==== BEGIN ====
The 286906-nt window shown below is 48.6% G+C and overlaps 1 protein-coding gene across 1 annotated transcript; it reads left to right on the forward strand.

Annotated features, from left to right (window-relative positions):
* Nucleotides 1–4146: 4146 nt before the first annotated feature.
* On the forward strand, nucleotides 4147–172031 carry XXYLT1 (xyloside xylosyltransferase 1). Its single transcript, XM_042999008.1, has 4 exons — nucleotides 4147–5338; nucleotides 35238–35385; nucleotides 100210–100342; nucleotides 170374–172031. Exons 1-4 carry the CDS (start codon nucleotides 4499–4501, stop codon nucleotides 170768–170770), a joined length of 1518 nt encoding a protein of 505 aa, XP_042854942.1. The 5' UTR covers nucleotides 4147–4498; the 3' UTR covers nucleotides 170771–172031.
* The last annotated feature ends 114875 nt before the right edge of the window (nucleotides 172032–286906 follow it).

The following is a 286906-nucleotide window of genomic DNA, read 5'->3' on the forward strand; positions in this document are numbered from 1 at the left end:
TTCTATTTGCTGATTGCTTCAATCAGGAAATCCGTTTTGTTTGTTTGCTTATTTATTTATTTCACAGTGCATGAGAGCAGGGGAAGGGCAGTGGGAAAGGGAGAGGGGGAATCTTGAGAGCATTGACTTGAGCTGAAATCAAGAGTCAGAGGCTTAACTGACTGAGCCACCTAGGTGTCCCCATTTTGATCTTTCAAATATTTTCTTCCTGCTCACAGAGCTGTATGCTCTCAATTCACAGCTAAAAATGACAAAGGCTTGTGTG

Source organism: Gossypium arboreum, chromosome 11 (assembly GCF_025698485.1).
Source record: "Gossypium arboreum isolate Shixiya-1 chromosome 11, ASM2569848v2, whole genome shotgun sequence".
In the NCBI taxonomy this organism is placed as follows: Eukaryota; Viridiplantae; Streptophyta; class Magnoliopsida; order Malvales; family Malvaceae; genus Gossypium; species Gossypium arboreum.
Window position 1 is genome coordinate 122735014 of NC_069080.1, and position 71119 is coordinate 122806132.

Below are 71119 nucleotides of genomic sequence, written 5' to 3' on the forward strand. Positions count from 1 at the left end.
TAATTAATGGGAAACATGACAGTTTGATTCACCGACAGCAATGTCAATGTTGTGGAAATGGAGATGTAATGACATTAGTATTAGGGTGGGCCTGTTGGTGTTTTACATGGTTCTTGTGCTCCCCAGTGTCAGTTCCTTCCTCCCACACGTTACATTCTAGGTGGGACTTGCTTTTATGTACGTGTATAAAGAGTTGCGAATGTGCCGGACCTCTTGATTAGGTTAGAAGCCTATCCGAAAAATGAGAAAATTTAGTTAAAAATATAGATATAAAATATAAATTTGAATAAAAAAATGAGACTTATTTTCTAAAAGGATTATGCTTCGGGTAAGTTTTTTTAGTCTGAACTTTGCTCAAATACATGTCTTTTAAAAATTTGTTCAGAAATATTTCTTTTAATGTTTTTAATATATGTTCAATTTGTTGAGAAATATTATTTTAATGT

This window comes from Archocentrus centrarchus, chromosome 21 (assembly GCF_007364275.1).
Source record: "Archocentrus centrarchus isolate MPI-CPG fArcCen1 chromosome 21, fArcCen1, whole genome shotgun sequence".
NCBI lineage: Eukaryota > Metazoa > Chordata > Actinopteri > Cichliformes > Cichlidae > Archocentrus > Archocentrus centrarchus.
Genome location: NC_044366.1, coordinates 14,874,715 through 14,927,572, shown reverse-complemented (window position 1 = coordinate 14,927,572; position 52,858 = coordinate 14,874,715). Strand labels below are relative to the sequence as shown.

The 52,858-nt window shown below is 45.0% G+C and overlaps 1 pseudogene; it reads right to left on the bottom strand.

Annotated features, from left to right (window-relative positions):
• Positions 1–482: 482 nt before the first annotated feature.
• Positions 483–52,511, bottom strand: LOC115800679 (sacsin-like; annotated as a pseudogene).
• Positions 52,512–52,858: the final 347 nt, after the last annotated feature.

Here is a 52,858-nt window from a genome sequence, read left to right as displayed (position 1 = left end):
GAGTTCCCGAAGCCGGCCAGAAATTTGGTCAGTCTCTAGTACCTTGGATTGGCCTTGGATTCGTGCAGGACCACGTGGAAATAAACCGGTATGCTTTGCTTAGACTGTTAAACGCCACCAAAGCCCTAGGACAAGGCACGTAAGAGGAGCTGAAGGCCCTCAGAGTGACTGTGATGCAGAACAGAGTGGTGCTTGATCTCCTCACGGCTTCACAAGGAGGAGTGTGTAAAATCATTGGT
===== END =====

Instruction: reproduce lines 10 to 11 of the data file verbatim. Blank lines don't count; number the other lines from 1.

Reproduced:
In the NCBI taxonomy this organism is placed as follows: Eukaryota; Viridiplantae; Streptophyta; class Magnoliopsida; order Malvales; family Malvaceae; genus Gossypium; species Gossypium arboreum.
Window position 1 is genome coordinate 122735014 of NC_069080.1, and position 71119 is coordinate 122806132.